Nomura Holdings said if escalating political tensions in the North African nations of Algeria and Libya result in suspended oil exports, crude futures could surge to $220 a barrel, easily surpassing the July 2008 record of over $147 a barrel. NYMEX-traded crude for April delivery briefly touched $100 a barrel today before settling at $98.10.
''If Libya and Algeria were to halt oil production together, prices could peak above $220 a barrel and OPEC spare capacity will be reduced to 2.1 million barrels a day, similar to levels seen during the Gulf war and when prices hit $147 in 2008,'' Nomura said in a note, Bloomberg News reported.
Both Algeria and Libya are OPEC members. Algeria produced 1.25 million barrels a day last month, while Libya pumped 1.59 million a day, according to data compiled by Bloomberg. Nomura said the $220 figure could be actually be a low estimate because oil speculators could drive the price higher on disruption concerns.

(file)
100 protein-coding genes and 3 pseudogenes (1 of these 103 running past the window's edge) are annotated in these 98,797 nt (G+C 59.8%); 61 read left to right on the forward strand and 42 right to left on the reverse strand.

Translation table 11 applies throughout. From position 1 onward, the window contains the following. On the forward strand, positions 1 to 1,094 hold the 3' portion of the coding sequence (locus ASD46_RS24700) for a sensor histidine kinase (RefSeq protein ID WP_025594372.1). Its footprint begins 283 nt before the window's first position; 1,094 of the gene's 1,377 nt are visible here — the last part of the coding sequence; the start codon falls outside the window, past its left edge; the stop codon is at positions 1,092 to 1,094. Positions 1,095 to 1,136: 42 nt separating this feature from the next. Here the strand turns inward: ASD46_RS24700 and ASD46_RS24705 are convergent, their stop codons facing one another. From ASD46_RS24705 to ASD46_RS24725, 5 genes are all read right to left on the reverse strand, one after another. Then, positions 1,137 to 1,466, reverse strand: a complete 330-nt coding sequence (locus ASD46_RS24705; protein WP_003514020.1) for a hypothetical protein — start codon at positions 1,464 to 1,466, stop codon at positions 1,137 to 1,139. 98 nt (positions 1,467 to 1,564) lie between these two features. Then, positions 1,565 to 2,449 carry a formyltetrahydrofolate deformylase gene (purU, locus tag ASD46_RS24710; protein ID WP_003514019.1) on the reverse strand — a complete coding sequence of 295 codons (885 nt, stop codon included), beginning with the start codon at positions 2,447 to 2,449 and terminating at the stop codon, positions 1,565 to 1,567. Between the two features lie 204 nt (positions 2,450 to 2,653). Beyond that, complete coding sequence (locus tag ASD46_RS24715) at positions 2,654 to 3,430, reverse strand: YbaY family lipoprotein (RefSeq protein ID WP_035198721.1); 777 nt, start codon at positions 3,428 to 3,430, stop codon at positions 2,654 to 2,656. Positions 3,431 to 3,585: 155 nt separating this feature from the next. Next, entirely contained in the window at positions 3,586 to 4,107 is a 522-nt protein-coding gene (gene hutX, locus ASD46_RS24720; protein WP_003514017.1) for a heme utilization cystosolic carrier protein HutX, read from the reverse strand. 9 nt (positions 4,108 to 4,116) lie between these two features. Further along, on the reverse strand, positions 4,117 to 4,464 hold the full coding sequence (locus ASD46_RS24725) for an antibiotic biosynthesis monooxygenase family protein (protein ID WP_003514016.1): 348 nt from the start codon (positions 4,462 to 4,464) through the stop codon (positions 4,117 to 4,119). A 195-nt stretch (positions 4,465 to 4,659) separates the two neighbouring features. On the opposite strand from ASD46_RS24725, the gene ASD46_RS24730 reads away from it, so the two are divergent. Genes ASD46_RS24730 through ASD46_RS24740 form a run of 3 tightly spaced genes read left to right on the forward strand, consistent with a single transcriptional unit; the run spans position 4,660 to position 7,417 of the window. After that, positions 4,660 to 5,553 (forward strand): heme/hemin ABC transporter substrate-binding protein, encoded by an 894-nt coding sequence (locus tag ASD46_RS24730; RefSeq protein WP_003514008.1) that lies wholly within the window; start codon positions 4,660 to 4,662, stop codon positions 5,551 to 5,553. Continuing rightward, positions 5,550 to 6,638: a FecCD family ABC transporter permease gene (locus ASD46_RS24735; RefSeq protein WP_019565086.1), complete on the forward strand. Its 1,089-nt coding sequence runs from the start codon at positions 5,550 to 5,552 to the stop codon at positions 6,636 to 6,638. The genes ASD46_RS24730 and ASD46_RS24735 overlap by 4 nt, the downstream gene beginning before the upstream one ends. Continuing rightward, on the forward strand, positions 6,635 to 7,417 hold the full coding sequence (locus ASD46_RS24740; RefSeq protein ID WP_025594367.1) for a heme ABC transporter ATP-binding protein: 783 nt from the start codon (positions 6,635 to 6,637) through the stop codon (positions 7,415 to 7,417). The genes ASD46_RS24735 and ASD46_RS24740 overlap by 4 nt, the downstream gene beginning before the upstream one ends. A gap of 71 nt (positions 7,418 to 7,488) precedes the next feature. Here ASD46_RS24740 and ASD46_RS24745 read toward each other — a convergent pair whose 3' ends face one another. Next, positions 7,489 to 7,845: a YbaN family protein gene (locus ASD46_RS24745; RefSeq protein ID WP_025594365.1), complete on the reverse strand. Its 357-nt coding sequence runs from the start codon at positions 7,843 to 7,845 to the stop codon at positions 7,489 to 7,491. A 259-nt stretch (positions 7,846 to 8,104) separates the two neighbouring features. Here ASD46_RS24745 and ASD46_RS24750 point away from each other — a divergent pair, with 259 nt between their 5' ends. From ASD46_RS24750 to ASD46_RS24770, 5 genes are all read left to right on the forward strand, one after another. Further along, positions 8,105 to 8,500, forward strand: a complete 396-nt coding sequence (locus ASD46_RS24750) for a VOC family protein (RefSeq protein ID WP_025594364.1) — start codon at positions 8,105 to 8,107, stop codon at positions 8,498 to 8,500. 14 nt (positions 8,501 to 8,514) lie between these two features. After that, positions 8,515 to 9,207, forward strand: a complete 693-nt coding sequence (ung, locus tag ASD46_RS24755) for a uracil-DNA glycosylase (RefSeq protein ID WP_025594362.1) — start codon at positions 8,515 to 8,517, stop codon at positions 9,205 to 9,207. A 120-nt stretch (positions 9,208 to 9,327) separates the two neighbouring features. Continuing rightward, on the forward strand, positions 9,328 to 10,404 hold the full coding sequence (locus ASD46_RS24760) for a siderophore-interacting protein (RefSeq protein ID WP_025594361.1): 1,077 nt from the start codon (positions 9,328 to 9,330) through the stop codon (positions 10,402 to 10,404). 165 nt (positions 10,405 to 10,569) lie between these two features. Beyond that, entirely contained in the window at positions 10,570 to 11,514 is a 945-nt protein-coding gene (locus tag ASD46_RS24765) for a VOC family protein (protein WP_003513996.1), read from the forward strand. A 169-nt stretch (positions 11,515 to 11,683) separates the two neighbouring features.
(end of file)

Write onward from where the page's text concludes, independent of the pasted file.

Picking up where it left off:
One source quoted by CNBC yesterday said oil could surge to $140 if supply from Libya is disrupted, but the price could surge to $200 if the region's political instability spreads to Saudi Arabia, the world's largest oil exporter. Barclays estimated that the current situation in Libya has impacted 1 million barrels a day in supply.